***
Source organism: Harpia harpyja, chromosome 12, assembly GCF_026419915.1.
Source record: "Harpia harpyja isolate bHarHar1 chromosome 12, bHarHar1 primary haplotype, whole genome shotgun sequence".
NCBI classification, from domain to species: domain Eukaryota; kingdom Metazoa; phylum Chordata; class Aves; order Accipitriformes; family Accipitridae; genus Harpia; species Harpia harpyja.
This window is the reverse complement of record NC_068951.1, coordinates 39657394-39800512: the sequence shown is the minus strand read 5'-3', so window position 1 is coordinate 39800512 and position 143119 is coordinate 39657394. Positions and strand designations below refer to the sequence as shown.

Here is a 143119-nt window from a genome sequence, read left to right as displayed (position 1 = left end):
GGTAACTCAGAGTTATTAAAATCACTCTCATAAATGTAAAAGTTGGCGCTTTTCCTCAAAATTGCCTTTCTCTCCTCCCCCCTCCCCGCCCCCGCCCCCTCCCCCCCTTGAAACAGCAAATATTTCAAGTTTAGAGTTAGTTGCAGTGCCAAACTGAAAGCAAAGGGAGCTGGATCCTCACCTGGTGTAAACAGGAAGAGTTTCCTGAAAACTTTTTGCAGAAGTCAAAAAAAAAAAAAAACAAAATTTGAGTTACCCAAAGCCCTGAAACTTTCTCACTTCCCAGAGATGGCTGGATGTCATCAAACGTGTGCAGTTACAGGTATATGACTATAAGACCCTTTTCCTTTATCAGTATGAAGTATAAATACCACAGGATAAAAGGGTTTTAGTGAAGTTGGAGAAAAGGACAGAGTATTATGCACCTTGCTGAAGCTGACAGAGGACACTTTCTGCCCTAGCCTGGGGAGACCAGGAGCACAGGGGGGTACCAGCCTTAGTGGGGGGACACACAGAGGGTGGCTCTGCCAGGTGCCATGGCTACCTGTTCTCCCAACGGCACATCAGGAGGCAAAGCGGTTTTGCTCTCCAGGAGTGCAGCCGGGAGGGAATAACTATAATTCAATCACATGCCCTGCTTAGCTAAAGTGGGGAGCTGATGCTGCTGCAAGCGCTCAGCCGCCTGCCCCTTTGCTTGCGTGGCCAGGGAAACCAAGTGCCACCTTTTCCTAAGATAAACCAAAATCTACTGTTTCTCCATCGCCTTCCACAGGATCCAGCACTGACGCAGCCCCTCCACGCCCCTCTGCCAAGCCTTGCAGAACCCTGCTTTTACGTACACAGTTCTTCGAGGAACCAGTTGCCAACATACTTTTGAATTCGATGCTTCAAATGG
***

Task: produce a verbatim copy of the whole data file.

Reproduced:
Source organism: Harpia harpyja, chromosome 12, assembly GCF_026419915.1.
Source record: "Harpia harpyja isolate bHarHar1 chromosome 12, bHarHar1 primary haplotype, whole genome shotgun sequence".
NCBI classification, from domain to species: domain Eukaryota; kingdom Metazoa; phylum Chordata; class Aves; order Accipitriformes; family Accipitridae; genus Harpia; species Harpia harpyja.
This window is the reverse complement of record NC_068951.1, coordinates 39657394-39800512: the sequence shown is the minus strand read 5'-3', so window position 1 is coordinate 39800512 and position 143119 is coordinate 39657394. Positions and strand designations below refer to the sequence as shown.

Here is a 143119-nt window from a genome sequence, read left to right as displayed (position 1 = left end):
GGTAACTCAGAGTTATTAAAATCACTCTCATAAATGTAAAAGTTGGCGCTTTTCCTCAAAATTGCCTTTCTCTCCTCCCCCCTCCCCGCCCCCGCCCCCTCCCCCCCTTGAAACAGCAAATATTTCAAGTTTAGAGTTAGTTGCAGTGCCAAACTGAAAGCAAAGGGAGCTGGATCCTCACCTGGTGTAAACAGGAAGAGTTTCCTGAAAACTTTTTGCAGAAGTCAAAAAAAAAAAAAAACAAAATTTGAGTTACCCAAAGCCCTGAAACTTTCTCACTTCCCAGAGATGGCTGGATGTCATCAAACGTGTGCAGTTACAGGTATATGACTATAAGACCCTTTTCCTTTATCAGTATGAAGTATAAATACCACAGGATAAAAGGGTTTTAGTGAAGTTGGAGAAAAGGACAGAGTATTATGCACCTTGCTGAAGCTGACAGAGGACACTTTCTGCCCTAGCCTGGGGAGACCAGGAGCACAGGGGGGTACCAGCCTTAGTGGGGGGACACACAGAGGGTGGCTCTGCCAGGTGCCATGGCTACCTGTTCTCCCAACGGCACATCAGGAGGCAAAGCGGTTTTGCTCTCCAGGAGTGCAGCCGGGAGGGAATAACTATAATTCAATCACATGCCCTGCTTAGCTAAAGTGGGGAGCTGATGCTGCTGCAAGCGCTCAGCCGCCTGCCCCTTTGCTTGCGTGGCCAGGGAAACCAAGTGCCACCTTTTCCTAAGATAAACCAAAATCTACTGTTTCTCCATCGCCTTCCACAGGATCCAGCACTGACGCAGCCCCTCCACGCCCCTCTGCCAAGCCTTGCAGAACCCTGCTTTTACGTACACAGTTCTTCGAGGAACCAGTTGCCAACATACTTTTGAATTCGATGCTTCAAATGG